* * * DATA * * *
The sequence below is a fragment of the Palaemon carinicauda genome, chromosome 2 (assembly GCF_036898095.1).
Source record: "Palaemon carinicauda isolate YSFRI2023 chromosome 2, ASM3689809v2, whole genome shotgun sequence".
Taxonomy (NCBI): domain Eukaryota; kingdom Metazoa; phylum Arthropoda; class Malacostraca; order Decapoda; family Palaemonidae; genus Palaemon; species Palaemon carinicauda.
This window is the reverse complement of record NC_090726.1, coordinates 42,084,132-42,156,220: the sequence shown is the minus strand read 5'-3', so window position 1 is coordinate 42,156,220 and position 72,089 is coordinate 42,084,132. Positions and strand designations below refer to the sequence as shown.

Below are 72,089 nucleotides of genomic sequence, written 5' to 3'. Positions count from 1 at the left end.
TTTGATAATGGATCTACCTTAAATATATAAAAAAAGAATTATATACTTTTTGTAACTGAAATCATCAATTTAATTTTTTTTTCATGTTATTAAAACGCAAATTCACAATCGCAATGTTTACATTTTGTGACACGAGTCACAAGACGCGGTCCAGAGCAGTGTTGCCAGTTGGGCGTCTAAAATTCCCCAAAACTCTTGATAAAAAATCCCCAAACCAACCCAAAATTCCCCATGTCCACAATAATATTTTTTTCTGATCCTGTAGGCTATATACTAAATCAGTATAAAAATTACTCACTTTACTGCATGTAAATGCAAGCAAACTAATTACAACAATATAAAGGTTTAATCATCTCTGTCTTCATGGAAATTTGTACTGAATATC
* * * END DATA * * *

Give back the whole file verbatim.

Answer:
The sequence below is a fragment of the Palaemon carinicauda genome, chromosome 2 (assembly GCF_036898095.1).
Source record: "Palaemon carinicauda isolate YSFRI2023 chromosome 2, ASM3689809v2, whole genome shotgun sequence".
Taxonomy (NCBI): domain Eukaryota; kingdom Metazoa; phylum Arthropoda; class Malacostraca; order Decapoda; family Palaemonidae; genus Palaemon; species Palaemon carinicauda.
This window is the reverse complement of record NC_090726.1, coordinates 42,084,132-42,156,220: the sequence shown is the minus strand read 5'-3', so window position 1 is coordinate 42,156,220 and position 72,089 is coordinate 42,084,132. Positions and strand designations below refer to the sequence as shown.

Below are 72,089 nucleotides of genomic sequence, written 5' to 3'. Positions count from 1 at the left end.
TTTGATAATGGATCTACCTTAAATATATAAAAAAAGAATTATATACTTTTTGTAACTGAAATCATCAATTTAATTTTTTTTTCATGTTATTAAAACGCAAATTCACAATCGCAATGTTTACATTTTGTGACACGAGTCACAAGACGCGGTCCAGAGCAGTGTTGCCAGTTGGGCGTCTAAAATTCCCCAAAACTCTTGATAAAAAATCCCCAAACCAACCCAAAATTCCCCATGTCCACAATAATATTTTTTTCTGATCCTGTAGGCTATATACTAAATCAGTATAAAAATTACTCACTTTACTGCATGTAAATGCAAGCAAACTAATTACAACAATATAAAGGTTTAATCATCTCTGTCTTCATGGAAATTTGTACTGAATATC